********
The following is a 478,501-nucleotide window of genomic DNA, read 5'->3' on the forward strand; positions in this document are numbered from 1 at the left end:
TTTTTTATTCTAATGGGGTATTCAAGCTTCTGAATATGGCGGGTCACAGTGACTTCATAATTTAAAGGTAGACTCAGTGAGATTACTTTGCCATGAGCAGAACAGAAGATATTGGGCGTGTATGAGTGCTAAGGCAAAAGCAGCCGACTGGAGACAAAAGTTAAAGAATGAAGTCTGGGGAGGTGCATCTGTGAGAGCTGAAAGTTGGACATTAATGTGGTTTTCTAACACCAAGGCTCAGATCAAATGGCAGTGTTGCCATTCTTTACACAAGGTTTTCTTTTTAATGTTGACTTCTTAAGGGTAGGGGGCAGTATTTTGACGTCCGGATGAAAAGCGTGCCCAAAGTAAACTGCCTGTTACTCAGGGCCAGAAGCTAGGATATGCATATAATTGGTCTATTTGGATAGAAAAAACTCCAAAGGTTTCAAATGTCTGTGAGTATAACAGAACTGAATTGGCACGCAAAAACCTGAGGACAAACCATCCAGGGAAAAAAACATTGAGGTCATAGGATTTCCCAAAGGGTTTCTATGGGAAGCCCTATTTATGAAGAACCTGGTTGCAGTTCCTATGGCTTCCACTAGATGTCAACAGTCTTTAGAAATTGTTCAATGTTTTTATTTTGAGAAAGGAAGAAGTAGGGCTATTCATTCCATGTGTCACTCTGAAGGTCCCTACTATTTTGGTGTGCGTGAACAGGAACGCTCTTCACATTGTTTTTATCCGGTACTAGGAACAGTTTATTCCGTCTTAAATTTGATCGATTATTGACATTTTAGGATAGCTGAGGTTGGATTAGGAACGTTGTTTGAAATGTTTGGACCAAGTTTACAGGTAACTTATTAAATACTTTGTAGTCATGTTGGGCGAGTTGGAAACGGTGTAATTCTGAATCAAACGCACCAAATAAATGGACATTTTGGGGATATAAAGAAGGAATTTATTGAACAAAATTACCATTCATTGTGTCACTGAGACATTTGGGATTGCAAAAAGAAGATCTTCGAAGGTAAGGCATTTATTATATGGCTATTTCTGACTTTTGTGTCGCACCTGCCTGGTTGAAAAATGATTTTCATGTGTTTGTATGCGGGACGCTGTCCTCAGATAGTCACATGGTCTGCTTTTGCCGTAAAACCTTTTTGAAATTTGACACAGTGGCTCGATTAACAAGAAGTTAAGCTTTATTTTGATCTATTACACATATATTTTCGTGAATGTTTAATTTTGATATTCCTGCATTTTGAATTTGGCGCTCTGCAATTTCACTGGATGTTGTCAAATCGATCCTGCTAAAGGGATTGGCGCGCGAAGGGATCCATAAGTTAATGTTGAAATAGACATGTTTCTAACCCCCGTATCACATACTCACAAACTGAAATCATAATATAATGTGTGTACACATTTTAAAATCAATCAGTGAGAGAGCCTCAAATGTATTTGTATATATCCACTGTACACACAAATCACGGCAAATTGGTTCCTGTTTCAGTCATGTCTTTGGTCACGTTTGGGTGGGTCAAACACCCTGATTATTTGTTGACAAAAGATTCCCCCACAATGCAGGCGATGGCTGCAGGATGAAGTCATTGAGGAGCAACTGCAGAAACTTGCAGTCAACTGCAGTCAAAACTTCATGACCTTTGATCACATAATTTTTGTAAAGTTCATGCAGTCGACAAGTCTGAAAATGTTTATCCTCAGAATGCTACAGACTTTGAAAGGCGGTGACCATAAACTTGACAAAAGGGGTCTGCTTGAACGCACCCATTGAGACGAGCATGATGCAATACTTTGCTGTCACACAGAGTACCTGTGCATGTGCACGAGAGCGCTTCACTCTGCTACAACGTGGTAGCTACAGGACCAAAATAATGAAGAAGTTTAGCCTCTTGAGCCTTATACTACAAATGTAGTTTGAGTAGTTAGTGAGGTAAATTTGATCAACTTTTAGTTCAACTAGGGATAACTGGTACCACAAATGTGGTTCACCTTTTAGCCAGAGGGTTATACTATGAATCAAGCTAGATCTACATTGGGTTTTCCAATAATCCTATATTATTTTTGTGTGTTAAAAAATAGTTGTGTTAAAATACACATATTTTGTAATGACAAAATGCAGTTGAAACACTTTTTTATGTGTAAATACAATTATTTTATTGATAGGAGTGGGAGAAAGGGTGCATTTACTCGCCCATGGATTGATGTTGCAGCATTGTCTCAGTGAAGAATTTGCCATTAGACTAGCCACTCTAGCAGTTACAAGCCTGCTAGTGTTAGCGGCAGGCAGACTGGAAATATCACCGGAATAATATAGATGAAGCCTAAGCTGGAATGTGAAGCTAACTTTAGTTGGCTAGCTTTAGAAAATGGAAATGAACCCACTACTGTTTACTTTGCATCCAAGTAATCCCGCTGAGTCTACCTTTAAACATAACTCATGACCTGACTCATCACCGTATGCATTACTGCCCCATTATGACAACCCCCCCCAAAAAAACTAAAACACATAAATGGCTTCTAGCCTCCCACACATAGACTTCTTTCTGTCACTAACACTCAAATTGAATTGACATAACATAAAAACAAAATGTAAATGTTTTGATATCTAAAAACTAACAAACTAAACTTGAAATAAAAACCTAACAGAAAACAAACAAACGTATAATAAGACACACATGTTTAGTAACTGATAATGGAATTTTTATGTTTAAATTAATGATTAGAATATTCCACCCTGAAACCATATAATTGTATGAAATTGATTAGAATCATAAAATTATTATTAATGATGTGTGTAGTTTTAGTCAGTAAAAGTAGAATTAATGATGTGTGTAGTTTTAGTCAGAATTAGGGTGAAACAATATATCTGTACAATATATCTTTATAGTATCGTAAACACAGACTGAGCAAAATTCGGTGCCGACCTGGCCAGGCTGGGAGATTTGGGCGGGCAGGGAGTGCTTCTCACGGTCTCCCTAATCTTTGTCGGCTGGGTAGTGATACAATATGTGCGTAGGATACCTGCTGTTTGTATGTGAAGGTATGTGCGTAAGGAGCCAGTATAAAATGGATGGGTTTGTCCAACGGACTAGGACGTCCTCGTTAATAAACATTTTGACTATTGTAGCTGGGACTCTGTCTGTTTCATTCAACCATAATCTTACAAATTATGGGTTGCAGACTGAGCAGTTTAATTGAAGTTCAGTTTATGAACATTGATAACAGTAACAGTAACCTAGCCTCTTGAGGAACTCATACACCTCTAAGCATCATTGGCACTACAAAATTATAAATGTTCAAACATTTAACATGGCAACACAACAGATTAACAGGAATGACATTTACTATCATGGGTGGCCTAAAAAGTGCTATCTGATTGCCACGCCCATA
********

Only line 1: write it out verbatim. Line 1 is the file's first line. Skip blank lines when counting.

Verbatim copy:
The following is a 478,501-nucleotide window of genomic DNA, read 5'->3' on the forward strand; positions in this document are numbered from 1 at the left end: